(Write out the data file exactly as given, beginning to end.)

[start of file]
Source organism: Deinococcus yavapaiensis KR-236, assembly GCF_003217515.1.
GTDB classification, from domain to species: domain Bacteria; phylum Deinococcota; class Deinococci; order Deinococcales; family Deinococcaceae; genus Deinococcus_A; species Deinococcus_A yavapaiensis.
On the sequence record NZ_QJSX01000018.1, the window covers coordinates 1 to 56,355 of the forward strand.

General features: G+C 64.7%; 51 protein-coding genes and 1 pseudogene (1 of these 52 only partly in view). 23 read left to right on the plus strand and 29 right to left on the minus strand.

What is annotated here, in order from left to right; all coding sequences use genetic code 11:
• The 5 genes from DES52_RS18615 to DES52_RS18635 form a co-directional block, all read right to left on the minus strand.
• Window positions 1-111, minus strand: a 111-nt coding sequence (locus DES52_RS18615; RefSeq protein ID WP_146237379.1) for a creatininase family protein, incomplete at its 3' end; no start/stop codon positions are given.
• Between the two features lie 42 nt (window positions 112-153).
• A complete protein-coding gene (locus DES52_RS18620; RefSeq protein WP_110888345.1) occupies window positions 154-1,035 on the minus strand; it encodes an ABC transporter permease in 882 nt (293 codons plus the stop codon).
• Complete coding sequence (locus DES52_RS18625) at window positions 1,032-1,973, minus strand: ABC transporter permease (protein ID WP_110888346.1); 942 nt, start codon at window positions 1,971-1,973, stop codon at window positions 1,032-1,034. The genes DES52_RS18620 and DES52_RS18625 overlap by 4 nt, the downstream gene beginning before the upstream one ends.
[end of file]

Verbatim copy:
Source organism: Deinococcus yavapaiensis KR-236, assembly GCF_003217515.1.
GTDB classification, from domain to species: domain Bacteria; phylum Deinococcota; class Deinococci; order Deinococcales; family Deinococcaceae; genus Deinococcus_A; species Deinococcus_A yavapaiensis.
On the sequence record NZ_QJSX01000018.1, the window covers coordinates 1 to 56,355 of the forward strand.

General features: G+C 64.7%; 51 protein-coding genes and 1 pseudogene (1 of these 52 only partly in view). 23 read left to right on the plus strand and 29 right to left on the minus strand.

What is annotated here, in order from left to right; all coding sequences use genetic code 11:
• The 5 genes from DES52_RS18615 to DES52_RS18635 form a co-directional block, all read right to left on the minus strand.
• Window positions 1-111, minus strand: a 111-nt coding sequence (locus DES52_RS18615; RefSeq protein ID WP_146237379.1) for a creatininase family protein, incomplete at its 3' end; no start/stop codon positions are given.
• Between the two features lie 42 nt (window positions 112-153).
• A complete protein-coding gene (locus DES52_RS18620; RefSeq protein WP_110888345.1) occupies window positions 154-1,035 on the minus strand; it encodes an ABC transporter permease in 882 nt (293 codons plus the stop codon).
• Complete coding sequence (locus DES52_RS18625) at window positions 1,032-1,973, minus strand: ABC transporter permease (protein ID WP_110888346.1); 942 nt, start codon at window positions 1,971-1,973, stop codon at window positions 1,032-1,034. The genes DES52_RS18620 and DES52_RS18625 overlap by 4 nt, the downstream gene beginning before the upstream one ends.